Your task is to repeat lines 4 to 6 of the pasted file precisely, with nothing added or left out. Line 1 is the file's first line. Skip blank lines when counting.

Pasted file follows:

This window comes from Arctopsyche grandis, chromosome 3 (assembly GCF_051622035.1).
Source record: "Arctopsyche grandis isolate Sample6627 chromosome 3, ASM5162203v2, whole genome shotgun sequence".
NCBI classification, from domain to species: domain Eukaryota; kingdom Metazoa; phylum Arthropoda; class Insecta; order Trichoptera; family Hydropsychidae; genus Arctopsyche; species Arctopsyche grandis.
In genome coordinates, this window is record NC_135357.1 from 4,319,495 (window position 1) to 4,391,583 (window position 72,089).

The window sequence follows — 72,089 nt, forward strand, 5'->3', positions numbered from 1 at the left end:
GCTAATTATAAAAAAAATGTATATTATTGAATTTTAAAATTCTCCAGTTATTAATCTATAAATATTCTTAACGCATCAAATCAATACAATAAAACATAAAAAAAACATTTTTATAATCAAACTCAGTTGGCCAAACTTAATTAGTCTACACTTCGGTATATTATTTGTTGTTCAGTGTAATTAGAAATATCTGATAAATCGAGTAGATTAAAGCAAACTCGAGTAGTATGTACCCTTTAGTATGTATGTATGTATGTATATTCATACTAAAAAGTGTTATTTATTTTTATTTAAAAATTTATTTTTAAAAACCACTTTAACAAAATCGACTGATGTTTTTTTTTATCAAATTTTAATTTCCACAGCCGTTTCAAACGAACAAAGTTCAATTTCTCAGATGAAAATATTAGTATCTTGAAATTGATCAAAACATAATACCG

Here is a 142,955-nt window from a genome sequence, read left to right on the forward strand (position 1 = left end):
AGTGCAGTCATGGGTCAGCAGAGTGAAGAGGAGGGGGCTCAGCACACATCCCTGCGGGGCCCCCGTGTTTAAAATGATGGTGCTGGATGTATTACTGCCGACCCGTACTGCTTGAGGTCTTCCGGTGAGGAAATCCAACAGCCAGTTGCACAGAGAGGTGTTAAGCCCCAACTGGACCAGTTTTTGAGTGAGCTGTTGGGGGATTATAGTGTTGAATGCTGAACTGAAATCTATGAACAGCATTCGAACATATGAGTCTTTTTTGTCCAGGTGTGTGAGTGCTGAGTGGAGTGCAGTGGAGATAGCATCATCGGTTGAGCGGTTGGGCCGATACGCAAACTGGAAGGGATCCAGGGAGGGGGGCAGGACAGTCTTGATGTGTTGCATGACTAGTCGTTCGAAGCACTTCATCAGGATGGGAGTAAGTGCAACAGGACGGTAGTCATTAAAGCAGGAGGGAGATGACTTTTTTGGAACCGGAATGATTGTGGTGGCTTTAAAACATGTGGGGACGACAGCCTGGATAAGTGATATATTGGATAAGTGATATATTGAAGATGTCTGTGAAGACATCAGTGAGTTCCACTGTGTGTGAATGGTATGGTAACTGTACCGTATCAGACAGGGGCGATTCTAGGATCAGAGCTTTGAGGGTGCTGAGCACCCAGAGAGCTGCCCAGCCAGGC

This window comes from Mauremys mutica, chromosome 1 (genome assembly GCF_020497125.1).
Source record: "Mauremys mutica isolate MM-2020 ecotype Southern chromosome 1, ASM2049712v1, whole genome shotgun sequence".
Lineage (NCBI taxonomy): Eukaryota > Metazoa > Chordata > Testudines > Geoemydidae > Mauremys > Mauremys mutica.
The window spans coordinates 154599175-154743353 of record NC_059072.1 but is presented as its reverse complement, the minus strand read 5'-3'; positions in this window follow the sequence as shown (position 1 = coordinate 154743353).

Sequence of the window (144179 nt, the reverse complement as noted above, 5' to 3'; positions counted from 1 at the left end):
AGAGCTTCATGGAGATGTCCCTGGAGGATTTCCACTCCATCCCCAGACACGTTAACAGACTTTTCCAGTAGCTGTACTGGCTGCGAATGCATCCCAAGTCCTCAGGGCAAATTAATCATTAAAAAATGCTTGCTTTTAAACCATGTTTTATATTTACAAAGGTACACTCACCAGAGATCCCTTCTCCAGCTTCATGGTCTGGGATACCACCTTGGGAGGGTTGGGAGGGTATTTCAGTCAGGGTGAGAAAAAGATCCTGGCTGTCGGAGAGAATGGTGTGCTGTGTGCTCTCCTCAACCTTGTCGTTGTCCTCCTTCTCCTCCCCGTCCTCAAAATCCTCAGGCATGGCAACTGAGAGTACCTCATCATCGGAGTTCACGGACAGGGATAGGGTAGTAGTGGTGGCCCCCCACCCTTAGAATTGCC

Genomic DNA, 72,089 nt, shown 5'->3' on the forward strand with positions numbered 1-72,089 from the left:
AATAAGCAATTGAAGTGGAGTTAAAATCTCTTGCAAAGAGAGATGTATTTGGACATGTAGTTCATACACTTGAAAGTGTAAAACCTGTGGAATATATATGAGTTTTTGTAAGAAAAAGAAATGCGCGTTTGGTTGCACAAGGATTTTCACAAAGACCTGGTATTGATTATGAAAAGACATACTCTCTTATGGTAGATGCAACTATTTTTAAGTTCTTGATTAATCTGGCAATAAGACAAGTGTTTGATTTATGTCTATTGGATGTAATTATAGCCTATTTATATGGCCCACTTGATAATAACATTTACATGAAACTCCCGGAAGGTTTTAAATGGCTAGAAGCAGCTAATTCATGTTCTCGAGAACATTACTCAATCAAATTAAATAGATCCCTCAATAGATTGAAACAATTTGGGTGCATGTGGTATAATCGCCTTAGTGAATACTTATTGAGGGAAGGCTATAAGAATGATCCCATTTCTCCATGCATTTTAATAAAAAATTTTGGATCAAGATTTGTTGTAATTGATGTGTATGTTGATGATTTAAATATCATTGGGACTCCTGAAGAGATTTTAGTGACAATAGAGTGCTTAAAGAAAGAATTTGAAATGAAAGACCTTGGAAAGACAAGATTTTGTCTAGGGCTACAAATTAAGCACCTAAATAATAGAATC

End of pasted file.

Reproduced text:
In genome coordinates, this window is record NC_135357.1 from 4,319,495 (window position 1) to 4,391,583 (window position 72,089).

The window sequence follows — 72,089 nt, forward strand, 5'->3', positions numbered from 1 at the left end:
GCTAATTATAAAAAAAATGTATATTATTGAATTTTAAAATTCTCCAGTTATTAATCTATAAATATTCTTAACGCATCAAATCAATACAATAAAACATAAAAAAAACATTTTTATAATCAAACTCAGTTGGCCAAACTTAATTAGTCTACACTTCGGTATATTATTTGTTGTTCAGTGTAATTAGAAATATCTGATAAATCGAGTAGATTAAAGCAAACTCGAGTAGTATGTACCCTTTAGTATGTATGTATGTATGTATATTCATACTAAAAAGTGTTATTTATTTTTATTTAAAAATTTATTTTTAAAAACCACTTTAACAAAATCGACTGATGTTTTTTTTTATCAAATTTTAATTTCCACAGCCGTTTCAAACGAACAAAGTTCAATTTCTCAGATGAAAATATTAGTATCTTGAAATTGATCAAAACATAATACCG